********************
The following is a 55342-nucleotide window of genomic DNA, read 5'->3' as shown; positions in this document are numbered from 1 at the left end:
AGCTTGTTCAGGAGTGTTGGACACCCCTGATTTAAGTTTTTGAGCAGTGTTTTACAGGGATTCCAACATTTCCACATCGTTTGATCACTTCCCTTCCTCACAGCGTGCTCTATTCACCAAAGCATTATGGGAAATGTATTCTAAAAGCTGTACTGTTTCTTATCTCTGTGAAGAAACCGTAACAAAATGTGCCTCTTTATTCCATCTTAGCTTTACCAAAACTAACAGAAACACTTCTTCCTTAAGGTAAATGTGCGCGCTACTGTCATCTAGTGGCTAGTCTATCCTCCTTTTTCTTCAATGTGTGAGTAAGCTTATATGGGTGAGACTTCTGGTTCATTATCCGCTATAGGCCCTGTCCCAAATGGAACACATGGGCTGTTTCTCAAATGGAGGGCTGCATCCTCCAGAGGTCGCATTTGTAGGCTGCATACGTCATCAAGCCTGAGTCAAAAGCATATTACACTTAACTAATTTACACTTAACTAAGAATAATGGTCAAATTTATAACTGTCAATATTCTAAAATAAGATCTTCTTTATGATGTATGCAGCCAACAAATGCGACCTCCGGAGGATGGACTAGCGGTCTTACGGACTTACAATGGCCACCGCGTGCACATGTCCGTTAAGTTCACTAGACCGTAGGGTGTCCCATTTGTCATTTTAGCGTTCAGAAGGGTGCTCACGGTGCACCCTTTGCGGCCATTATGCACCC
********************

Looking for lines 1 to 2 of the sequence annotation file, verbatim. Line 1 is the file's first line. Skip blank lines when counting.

The following is a 55342-nucleotide window of genomic DNA, read 5'->3' as shown; positions in this document are numbered from 1 at the left end:
AGCTTGTTCAGGAGTGTTGGACACCCCTGATTTAAGTTTTTGAGCAGTGTTTTACAGGGATTCCAACATTTCCACATCGTTTGATCACTTCCCTTCCTCACAGCGTGCTCTATTCACCAAAGCATTATGGGAAATGTATTCTAAAAGCTGTACTGTTTCTTATCTCTGTGAAGAAACCGTAACAAAATGTGCCTCTTTATTCCATCTTAGCTTTACCAAAACTAACAGAAACACTTCTTCCTTAAGGTAAATGTGCGCGCTACTGTCATCTAGTGGCTAGTCTATCCTCCTTTTTCTTCAATGTGTGAGTAAGCTTATATGGGTGAGACTTCTGGTTCATTATCCGCTATAGGCCCTGTCCCAAATGGAACACATGGGCTGTTTCTCAAATGGAGGGCTGCATCCTCCAGAGGTCGCATTTGTAGGCTGCATACGTCATCAAGCCTGAGTCAAAAGCATATTACACTTAACTAATTTACACTTAACTAAGAATAATGGTCAAATTTATAACTGTCAATATTCTAAAATAAGATCTTCTTTATGATGTATGCAGCCAACAAATGCGACCTCCGGAGGATGGACTAGCGGTCTTACGGACTTACAATGGCCACCGCGTGCACATGTCCGTTAAGTTCACTAGACCGTAGGGTGTCCCATTTGTCATTTTAGCGTTCAGAAGGGTGCTCACGGTGCACCCTTTGCGGCCATTATGCACCC